China has blocked access to WikiLeaks in the country only days after the whistleblowing website released thousands of new documents and cables from the US government.
In a continuation of its censorship policies, which applies to popular websites like Facebook and Twitter, citizens in China can now no longer access the WikiLeaks Cablegate page, nor a number of Chinese language pages detailing the leak.
A spokesperson for China’s Foreign Ministry, Hong Lei, said that the decision to block WikiLeaks was made to ensure China-U.S. Relations were not damaged, but it could just as much be about the revelation that the Chinese government was behind the Aurora attacks on Google late last year and early this year.
The leak revealed that an anonymous source informed the US Embassy in Beijing that the Chinese government was behind the attack and that it was reportedly only one of many taken by the Politburo with the aid of security experts and hackers hired by the government since 2002.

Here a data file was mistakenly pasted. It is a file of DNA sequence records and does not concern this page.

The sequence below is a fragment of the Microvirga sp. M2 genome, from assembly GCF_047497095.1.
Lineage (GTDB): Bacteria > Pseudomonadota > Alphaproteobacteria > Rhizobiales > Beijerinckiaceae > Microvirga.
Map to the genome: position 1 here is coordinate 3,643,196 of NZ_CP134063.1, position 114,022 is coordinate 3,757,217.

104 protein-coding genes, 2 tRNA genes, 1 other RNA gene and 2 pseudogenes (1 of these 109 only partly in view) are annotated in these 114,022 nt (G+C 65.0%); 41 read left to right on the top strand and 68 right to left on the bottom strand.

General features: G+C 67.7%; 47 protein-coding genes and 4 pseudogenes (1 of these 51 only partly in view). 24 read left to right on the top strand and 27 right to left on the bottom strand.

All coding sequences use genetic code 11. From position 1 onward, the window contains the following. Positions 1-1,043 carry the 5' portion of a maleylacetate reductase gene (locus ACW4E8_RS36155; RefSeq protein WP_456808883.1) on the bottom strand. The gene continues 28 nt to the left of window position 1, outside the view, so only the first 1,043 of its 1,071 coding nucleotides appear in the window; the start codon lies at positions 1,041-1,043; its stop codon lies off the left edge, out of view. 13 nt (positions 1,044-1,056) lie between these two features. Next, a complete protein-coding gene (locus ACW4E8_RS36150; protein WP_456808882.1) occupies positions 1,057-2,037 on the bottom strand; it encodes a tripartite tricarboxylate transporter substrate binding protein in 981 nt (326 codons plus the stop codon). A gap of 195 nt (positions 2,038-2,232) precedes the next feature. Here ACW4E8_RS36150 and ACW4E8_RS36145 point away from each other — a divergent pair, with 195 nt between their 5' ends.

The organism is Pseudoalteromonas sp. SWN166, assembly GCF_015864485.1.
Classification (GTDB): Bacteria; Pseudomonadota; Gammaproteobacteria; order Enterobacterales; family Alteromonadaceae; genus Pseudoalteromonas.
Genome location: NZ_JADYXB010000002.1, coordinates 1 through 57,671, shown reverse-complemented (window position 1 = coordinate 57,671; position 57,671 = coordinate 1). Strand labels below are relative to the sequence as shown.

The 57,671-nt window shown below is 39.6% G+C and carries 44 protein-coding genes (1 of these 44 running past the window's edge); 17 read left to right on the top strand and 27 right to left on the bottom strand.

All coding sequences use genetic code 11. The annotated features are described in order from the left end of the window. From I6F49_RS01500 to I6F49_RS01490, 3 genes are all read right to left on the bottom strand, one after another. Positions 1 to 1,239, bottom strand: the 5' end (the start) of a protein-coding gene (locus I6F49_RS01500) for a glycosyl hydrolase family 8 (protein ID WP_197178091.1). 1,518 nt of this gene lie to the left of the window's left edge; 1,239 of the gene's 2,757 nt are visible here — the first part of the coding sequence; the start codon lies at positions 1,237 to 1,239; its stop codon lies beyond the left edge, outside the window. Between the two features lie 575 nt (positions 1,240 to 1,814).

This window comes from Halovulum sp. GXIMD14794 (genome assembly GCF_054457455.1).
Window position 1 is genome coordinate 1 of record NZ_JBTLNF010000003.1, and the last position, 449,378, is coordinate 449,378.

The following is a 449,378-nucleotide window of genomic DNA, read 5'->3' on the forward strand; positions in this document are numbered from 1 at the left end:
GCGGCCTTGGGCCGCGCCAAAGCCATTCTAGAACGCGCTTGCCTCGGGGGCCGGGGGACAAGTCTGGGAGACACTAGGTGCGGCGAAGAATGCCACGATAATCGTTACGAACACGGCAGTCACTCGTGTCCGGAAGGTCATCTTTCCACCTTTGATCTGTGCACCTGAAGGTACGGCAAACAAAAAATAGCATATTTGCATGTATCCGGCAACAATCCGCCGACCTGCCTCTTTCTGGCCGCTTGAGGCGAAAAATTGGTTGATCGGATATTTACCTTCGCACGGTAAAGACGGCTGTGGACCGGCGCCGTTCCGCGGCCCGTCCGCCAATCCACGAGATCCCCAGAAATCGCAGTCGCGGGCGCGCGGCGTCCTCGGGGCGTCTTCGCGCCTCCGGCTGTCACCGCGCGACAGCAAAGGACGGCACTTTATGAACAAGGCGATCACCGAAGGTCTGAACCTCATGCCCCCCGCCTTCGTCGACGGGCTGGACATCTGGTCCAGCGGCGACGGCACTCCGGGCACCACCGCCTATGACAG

The information suggested a widespread government sponsored series of attacks on US companies and government agencies, which was what Google and others believed to be the case. Now that there is some confirmation and the information has entered the public domain, it could hinder talks between the US and China.
Google threatened to withdraw from China after the attacks if it did not ease up on its censorship of the web, particularly of its search engine results. Yet the more that is discovered, the answer is further censorship.